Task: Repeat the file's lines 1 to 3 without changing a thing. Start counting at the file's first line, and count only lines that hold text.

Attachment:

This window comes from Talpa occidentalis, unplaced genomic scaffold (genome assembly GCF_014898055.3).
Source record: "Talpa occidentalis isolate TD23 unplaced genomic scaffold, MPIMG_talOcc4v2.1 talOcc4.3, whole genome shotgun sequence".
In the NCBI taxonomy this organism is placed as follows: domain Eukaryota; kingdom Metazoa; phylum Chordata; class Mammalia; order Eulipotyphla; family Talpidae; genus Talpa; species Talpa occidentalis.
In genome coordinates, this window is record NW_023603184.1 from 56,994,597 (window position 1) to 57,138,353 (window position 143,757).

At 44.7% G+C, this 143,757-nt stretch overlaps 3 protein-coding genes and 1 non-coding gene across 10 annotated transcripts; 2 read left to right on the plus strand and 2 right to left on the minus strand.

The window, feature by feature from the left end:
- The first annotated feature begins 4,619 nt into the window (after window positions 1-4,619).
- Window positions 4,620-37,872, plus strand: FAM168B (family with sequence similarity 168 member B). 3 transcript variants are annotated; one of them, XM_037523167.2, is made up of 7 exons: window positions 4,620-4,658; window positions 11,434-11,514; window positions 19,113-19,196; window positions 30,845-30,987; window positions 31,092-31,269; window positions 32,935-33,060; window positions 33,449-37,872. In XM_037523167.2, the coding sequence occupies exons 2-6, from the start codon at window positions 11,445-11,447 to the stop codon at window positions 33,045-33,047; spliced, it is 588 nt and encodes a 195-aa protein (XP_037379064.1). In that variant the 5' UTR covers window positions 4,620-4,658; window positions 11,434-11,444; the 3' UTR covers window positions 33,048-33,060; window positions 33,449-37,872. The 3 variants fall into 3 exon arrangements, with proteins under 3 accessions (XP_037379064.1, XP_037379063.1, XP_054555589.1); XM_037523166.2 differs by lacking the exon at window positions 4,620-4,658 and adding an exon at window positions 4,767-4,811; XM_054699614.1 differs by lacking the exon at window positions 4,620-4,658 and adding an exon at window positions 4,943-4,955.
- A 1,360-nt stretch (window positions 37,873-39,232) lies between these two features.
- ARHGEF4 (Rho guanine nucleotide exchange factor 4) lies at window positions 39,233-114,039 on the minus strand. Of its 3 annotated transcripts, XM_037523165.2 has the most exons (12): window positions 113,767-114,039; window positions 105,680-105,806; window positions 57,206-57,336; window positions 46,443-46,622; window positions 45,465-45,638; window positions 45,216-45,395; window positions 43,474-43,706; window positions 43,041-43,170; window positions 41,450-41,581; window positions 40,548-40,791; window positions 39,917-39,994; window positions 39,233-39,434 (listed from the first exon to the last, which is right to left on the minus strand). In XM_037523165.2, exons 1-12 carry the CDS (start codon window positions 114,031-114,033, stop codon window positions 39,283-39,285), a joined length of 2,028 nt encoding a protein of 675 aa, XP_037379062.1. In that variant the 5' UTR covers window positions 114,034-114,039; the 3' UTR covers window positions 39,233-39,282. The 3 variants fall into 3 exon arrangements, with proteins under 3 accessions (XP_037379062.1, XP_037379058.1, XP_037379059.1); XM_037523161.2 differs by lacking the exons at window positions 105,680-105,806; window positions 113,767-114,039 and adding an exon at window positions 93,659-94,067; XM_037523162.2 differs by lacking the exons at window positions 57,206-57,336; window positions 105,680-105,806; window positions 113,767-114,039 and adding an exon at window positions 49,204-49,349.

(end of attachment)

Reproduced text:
This window comes from Talpa occidentalis, unplaced genomic scaffold (genome assembly GCF_014898055.3).
Source record: "Talpa occidentalis isolate TD23 unplaced genomic scaffold, MPIMG_talOcc4v2.1 talOcc4.3, whole genome shotgun sequence".
In the NCBI taxonomy this organism is placed as follows: domain Eukaryota; kingdom Metazoa; phylum Chordata; class Mammalia; order Eulipotyphla; family Talpidae; genus Talpa; species Talpa occidentalis.